Emblems have been discussed in different genres across millennia, from classical works on oration (Quintilian 1922 [orig. 95 C.E.]), to early Renaissance treatises on human language (Bulwer 1644), to studies of expression across species (Darwin 1872). One of the first in-depth treatments of the class was Andrea de Jorio’s (1832/2000) study of gestural communication in Naples, still cited for its insight. Another notable early contribution was David Efron’s (1941/1972) documentation of Italian emblems, conducted as part of his research comparing the gestures of immigrant communities in the US. Some consider Efron’s study a “before and after” moment in research on emblems (Payrató & Clemente 2020: 20). For a detailed historical overview of the study of emblems, see Payrató and Clemente (2020, especially Chapter 1).

Across key treatments, emblems have been discussed under a range of labels. These include:

Many of these terms highlight the semiotic properties of emblems (“symbolic”, “emblematic”); others highlight their relationship to speech (“independent”, “autonomous”) or the fact they are conventionalized (“quotable”). These terms were used to help in the literature search for our bibliography of emblem documentation. However, the term that has become most widely used—and the one we use throughout —is “emblem”. The success of this term is likely due to its use in McNeill’s gesture classification (1992: 38), which has proved dominant in the field.

3.2 Documenting single emblems

Studies exploring the form and function of specific emblems have been conducted in a range of linguistic and cultural contexts. We summarize research on 17 different emblems in Appendix 1. These studies usually involve detailed observations about the emblem, including examples of its use and comments about its cultural significance.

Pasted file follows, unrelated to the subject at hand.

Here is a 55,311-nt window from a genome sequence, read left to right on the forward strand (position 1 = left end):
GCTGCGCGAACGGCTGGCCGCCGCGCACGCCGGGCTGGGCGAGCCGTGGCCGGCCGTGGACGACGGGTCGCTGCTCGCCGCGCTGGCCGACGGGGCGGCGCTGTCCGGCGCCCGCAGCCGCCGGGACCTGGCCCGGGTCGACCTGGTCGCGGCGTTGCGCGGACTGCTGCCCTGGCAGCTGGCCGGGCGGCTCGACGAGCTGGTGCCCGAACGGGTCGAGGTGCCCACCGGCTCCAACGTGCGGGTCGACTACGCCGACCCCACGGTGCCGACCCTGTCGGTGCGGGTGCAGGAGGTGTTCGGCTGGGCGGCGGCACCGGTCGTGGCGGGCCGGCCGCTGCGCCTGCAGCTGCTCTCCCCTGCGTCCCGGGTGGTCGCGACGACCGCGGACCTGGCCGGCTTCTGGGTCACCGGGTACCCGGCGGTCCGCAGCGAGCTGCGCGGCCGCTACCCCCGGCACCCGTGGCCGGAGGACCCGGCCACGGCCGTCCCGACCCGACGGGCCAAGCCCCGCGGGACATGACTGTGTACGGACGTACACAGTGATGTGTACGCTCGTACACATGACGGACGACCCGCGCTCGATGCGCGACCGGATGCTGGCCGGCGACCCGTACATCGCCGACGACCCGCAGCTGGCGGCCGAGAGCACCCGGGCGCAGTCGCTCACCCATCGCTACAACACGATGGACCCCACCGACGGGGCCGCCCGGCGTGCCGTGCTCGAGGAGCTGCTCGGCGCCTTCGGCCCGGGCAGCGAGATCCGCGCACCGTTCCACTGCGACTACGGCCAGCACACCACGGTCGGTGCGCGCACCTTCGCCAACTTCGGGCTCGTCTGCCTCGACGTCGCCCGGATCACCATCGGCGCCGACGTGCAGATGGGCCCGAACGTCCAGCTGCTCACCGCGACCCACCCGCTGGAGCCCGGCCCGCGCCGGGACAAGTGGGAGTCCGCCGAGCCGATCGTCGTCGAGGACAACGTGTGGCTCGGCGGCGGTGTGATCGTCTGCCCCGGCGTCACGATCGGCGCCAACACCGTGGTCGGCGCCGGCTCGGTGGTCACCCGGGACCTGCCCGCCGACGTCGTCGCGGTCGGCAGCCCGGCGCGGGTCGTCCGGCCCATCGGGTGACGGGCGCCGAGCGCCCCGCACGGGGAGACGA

Compared to broader inventories, single emblem studies allow for more detailed documentation and thus highlight the challenges involved in understanding emblems. One key challenge is understanding their historical origins. Though emblems are often thought to persist over long timescales (Morris et al. 1979; Kendon 1981), and so seem to demand historical analysis, they are also ephemeral in the interactive record, and so resist such attempts. There is, however, a wealth of information about emblem use contained in archives of print and visual media, and while this “corpus” can sometimes be difficult to access and search, several studies have begun to do so. For example, Agwuele (2014) draws on popular film, while Freestone & Kruk & Gawne (2023) draw on newspaper archives. Some scholars have even attempted to leverage such sources to help reconstruct historical trajectories of specific emblems. Krüger (2004) draws on cultural artifacts to trace the history of the horns gesture in Southern Europe; Nelson (2017) uses classical Greek and Roman literature to challenge the received history of the taboo raised middle finger (aka the bird) as the digitus impudicus of Ancient Rome.

In offering detailed observations about the subtleties of single emblems—and in attending to details of method and interpretation—these studies show us that each conventional gesture contains multitudes. They also serve as a reminder that rigorous documentation of a community’s entire emblem repertoire is no trivial undertaking.

3.3 Documenting emblem repertoires

Despite the challenges of documenting even single emblems, there is a much larger literature that attempts to catalogue entire emblem repertoires. Here, we aggregate available work across different cultural and linguistic contexts and summarize these in a table (Appendix 2). Of the 113 works included in the table, the majority document emblems within a particular language. However, language is not necessarily the best level at which to document emblems, given they are often shared at cultural levels larger (e.g., nations) or smaller (e.g., subcultures) than linguistic groupings. We report the number of emblems and inclusion of images to give a broad indication of the scope of each study.